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Stay-at-Home Dad Burnout: 7 Self-Care Advice from a Fellow Parent

Being a dad isn’t easy, but being a stay-at-home father is way difficult. With society’s traditional (and rather pressuring) expectations, dads are supposed to be at work while mums are the ones in charge at home. Still, more and more fathers nowadays are embracing the role of a stay-at-home dad. But as much as you can watch your kids grow, this task isn’t a bed of roses. Stay at home dad burnout will eventually occur.

stay at home dad burnout

One of the main reasons for this is that stay at home dads face a different kind of guilt. As someone who has been an at-home dad, I’ve seen the reality of how it works at home. Aside from the chores that I need to finish and four little humans I have to take care of, it’s the judging eyes of other people that really hit me.

At the back of my mind, I was always on the edge of giving up and just going back to my usual 9 to 5 work setup. Being an at-home dad is unconventional, at least in the eyes of some. But if you ever find yourself extremely tired, slumped on the sofa, and with a beer in hand at 10 am, these seven self-care tips will help a lot.

It’s okay to ask for help

Being an at-home dad isn’t a black and white concept. Just because your wife is working and you’re in charge at home doesn’t mean there would be a segregation of duties. If you feel burned out, you can sit with your wife, talk about your struggles, and help each other find a solution.

Don’t hesitate to tell your wife or partner what bothers you. Who knows, you may only need a house help or a nanny to help ease your workload at home.

Asking for help doesn’t make you less of a dad or less of a man, for that matter. You can still be a superdad with extra hands to help get things done.

Establish a new routine

Being an at-home dad can be messy, chaotic, and insane. To keep a straight head, I recommend that you come up with a new routine. That way, you can also free up time for your self.

Schedule what time you’re going to wake up, what chores you need to do, and other recurring tasks. By staying organized, you can save more time and prevent losing your sanity.

Over time, you will get used to your routine, and it will be easier for you to accomplish chores. And if this routine gets tiring, you can mix things up again.

stay at home dad burnout

Find a support system

At-home dads need a support system as much as at-home mums do. Many stay at home dads complain of isolation, judgment from other people, and insecurity. To help you get through these problems, you can connect with other at-home dads. It could be within your community or an online organization.

Facebook groups like the UK-based Stay at Home Dads have thousands of fathers who are sharing tips and advice on how to survive being in charge at home.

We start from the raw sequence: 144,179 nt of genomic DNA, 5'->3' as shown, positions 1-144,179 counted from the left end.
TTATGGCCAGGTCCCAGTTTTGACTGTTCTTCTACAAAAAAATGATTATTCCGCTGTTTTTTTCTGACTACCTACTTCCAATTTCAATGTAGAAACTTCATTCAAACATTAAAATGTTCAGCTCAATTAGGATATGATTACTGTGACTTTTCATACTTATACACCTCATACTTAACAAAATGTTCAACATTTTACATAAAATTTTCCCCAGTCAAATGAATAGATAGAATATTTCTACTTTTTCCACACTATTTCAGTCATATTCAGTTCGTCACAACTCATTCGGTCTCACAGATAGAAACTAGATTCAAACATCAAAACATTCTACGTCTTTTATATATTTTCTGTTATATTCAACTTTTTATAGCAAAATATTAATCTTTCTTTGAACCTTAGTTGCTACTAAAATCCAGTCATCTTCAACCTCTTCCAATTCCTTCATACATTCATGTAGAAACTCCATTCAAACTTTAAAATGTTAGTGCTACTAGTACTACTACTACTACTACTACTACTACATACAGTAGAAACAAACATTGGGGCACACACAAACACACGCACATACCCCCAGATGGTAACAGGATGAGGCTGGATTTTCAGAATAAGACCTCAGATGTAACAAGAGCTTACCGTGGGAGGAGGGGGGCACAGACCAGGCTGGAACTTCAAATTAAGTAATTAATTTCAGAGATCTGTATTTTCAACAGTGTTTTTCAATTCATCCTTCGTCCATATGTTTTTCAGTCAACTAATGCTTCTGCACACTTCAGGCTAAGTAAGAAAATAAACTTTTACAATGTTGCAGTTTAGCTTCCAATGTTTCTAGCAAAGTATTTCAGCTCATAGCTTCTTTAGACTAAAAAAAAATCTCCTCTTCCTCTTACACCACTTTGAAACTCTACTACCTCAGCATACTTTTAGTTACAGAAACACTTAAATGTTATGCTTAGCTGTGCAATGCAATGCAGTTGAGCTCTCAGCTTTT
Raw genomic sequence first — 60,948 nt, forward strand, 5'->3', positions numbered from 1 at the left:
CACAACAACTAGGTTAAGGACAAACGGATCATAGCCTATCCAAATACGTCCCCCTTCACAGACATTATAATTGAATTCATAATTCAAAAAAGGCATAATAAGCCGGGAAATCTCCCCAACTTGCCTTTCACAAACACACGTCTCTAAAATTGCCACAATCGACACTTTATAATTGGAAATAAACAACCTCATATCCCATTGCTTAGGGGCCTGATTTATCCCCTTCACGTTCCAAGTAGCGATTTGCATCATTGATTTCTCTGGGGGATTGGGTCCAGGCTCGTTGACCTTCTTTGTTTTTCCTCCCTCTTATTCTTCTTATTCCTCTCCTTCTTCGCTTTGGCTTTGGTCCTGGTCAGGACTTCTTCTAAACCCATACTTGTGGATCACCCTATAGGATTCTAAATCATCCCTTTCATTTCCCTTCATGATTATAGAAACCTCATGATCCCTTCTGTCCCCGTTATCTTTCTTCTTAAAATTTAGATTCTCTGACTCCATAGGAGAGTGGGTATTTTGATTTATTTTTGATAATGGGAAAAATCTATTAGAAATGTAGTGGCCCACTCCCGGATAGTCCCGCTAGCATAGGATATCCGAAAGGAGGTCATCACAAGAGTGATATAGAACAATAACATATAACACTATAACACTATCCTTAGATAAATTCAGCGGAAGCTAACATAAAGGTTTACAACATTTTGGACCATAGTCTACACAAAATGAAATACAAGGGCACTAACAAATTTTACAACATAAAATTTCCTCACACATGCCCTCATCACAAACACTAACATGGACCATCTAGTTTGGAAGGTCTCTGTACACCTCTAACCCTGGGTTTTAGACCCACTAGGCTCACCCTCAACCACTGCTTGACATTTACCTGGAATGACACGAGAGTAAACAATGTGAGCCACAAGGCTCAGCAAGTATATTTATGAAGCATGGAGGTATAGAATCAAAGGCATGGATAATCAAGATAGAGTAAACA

It’s also advisable to connect to mums. You can ask for advice from your partner’s friends so you can see parenting from the point of view of mothers. Your wife/partner will also offer a lot of insights.

You deserve some me-time

With four kids at home, I know how mentally exhausting being an at-home dad is. Just imagine all of them shrieking, running around, crying, and putting objects in their mouths while you try to get through the morning rush.

Just like other chores, you should schedule a mental break for self-care. You can talk to your wife about it so you can schedule your own relaxation during her day-off.

Being an at-home dad is like being a soldier caught in the crossfire. Sometimes, you need to crawl back to your base to load your ammo and compose your self. 

You don’t have to stay home all the time

Just because you’re an at-home dad doesn’t mean you need to isolate your self inside the house. Once you brought the kids to school and finished some chores, you should go out and relax. You can head to a café to get a cuppa or the park for a breath of fresh air.

These short trips outdoors will help ease your stress. It also gives you something to look forward to each day. You can even join a club or organization that offers recreational classes and activities.

As much as possible, spend your free time outdoors so you won’t feel stuck at home. 

Don’t punish yourself

At the time when I was an at-home dad, I talked to fellow fathers, and one thing I noticed is that they punish their selves with parenting expectations. I was also guilty about this, too, and it’s something that will eat away your self-confidence.

There’s no perfect parent, so don’t be too hard on yourself for not making good-looking pigtails on your daughter or if your son doesn’t like the taste of your omelets. Simply trying, caring, and being present is more than enough to be a responsible dad. No dad should be judged by the unrealistic expectations of those who haven’t been in the same position as we do.

Remember: this is not forever

Lastly, keep in mind that this isn’t forever. Some of us choose to stay home to look after a sick child, to compromise with the current work demands of our partners, or to simply become a hands-on father.

Diaper changes will end, snotty noses will dry, and screams will become full conversations. You just have to savor every moment and learn from the experience. By the time your kids are all grown up, you will look back and be proud of your self.


Stay at home dad burnout is common, and there are workarounds to prevent and combat this problem. Don’t forget that despite all the chores that have to be done, you also need to take care of your self. Taking a break and asking for help aren’t mortal sins.

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